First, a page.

We just closed one of our NMC Two Minute Surveys– these have been fun to do over the last few months; we set them tightly as 3 questions, all with multiple choice answers done in Google Forms (makes it easy to us the generated chart summaries, though I wish they gave better access to the generated charts).
These are not really projected as being definitive, and it is more like taking a pulse more than anything.
This last one was on eBooks — we had 217 people respond to the survey and I just posted results at http://www.nmc.org/2minute-survey/ebooks. Not surprising that many people have not read an eBook this year (38%), though the largest response for those that did was in the 205 eBooks read range, and 11% read more than 10 eBooks last year:
Most people reported reading eBooks on their computers, though the Kindle had a quarter of the use among our respondents, even more if you count the 14% who said they use the Kindle iPhone/iPod Touch app.
But the most interesting part was where we tried to gauge what people think is an appropriate price for an eBook – most people feel that they should be priced well below the print versions:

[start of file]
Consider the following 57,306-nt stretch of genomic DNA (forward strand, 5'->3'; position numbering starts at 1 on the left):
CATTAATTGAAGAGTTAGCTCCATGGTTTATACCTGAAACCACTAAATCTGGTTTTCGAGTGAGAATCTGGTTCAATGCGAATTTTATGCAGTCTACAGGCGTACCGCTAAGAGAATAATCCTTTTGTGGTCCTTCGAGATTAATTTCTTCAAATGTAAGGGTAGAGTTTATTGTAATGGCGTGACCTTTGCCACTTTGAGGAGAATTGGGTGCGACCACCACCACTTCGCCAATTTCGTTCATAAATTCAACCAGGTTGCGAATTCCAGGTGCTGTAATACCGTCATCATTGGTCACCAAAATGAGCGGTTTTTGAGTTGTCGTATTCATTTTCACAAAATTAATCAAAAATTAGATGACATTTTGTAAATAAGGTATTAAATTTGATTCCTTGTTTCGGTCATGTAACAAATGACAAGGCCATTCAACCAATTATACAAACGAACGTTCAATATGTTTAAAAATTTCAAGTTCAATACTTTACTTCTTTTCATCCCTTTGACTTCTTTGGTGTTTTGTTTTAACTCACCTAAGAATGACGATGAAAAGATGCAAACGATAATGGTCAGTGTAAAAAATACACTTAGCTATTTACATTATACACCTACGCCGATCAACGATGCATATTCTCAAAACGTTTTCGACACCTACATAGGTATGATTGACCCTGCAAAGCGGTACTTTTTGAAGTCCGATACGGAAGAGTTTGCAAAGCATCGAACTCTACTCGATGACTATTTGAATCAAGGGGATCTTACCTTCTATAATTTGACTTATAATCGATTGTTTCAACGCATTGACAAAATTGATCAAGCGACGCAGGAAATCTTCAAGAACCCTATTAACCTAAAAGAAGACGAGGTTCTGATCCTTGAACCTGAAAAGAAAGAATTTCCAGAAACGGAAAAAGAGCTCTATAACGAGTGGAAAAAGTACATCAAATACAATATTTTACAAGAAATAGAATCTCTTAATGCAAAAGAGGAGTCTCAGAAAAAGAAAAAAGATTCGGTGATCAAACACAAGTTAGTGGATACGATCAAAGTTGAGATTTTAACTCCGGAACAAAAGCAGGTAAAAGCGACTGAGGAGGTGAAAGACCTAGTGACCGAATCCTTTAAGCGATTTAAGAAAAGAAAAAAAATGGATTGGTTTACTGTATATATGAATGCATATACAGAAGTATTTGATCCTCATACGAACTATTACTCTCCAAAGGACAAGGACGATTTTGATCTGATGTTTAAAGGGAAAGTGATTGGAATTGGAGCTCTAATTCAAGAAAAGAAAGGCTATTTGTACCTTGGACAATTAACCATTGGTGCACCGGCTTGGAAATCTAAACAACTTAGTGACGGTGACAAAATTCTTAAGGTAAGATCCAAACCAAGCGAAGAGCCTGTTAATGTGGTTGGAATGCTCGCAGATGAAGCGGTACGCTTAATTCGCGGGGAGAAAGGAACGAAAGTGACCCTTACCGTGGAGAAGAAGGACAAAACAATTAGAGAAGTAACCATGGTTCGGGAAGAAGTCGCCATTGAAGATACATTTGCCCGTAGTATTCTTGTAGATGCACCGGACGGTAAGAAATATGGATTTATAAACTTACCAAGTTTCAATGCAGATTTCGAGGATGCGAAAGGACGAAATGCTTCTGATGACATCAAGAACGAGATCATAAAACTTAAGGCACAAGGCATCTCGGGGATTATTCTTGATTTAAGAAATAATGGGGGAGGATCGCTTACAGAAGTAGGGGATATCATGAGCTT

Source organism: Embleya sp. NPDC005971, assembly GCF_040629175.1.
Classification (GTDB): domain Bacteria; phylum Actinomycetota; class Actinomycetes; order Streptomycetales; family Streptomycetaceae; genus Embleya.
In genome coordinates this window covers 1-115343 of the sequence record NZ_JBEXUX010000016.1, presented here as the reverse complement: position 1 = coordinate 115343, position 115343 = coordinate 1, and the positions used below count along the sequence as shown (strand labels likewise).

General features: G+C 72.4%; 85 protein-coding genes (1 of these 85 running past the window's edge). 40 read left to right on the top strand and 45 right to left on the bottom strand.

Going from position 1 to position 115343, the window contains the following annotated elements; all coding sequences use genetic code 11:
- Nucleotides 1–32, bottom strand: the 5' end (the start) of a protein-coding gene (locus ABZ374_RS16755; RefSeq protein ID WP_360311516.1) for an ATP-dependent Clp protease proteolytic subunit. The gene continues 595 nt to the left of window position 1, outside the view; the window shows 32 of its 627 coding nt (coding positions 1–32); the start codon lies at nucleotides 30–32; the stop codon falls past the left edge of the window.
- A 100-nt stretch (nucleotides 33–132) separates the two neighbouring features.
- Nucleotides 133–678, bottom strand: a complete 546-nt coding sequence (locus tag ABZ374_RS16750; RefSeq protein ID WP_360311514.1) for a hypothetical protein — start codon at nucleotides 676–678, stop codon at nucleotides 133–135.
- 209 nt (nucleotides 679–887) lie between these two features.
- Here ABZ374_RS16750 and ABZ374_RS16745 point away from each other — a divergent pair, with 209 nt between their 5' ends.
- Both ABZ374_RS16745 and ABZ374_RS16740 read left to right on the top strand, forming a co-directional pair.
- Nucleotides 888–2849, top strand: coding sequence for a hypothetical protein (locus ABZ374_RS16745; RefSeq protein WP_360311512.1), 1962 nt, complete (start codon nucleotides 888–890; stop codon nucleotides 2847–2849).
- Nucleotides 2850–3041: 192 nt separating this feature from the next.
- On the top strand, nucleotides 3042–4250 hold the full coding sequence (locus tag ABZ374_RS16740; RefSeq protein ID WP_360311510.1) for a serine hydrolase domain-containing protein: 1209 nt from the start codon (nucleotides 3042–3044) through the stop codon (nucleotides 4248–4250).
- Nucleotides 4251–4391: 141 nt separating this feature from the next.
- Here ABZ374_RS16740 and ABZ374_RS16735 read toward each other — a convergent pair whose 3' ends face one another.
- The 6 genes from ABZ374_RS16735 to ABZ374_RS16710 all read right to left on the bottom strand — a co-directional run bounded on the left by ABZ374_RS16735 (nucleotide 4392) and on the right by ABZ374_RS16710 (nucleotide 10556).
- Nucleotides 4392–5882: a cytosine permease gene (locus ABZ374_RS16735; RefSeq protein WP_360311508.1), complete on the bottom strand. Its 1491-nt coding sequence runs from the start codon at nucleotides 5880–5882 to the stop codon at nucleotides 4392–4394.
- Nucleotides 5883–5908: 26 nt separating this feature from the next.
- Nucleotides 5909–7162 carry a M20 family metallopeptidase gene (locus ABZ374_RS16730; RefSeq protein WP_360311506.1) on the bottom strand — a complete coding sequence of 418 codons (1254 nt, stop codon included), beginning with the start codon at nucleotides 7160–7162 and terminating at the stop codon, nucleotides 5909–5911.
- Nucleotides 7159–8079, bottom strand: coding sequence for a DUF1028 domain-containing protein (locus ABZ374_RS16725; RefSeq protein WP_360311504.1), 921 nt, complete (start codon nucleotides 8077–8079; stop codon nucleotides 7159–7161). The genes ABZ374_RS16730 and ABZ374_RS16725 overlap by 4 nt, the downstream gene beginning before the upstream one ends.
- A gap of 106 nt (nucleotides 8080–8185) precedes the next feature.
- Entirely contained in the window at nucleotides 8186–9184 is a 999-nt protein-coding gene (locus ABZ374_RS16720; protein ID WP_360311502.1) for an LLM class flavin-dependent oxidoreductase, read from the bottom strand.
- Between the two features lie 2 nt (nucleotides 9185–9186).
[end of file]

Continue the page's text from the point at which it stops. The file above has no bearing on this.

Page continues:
That doe snot seem to be the pricing structure of Amazon Kindle titles. I recently bought one to try out, and it was really only about $2 or $3 less than the paperback. I only got it (a) to try the Kindle iPhone app and (b) cause I dont have shelf space.
What goes into the pricing of an Amazon Kindle book? As I read Chris Anderson’s Free the cost of digital goods approaches zero as the cost of distribution digitally keeps dropping.
Therefore, I can only assume that Amazon’s WhispetSync technology must run fueled by diamond studded gold plated squirrels. Either that, or the cost of cutting down forests and printing books on paper has gotten really dirt cheap.
I cannot find any other conclusion except someone is piling on costs that have nothing to do with the actual costs.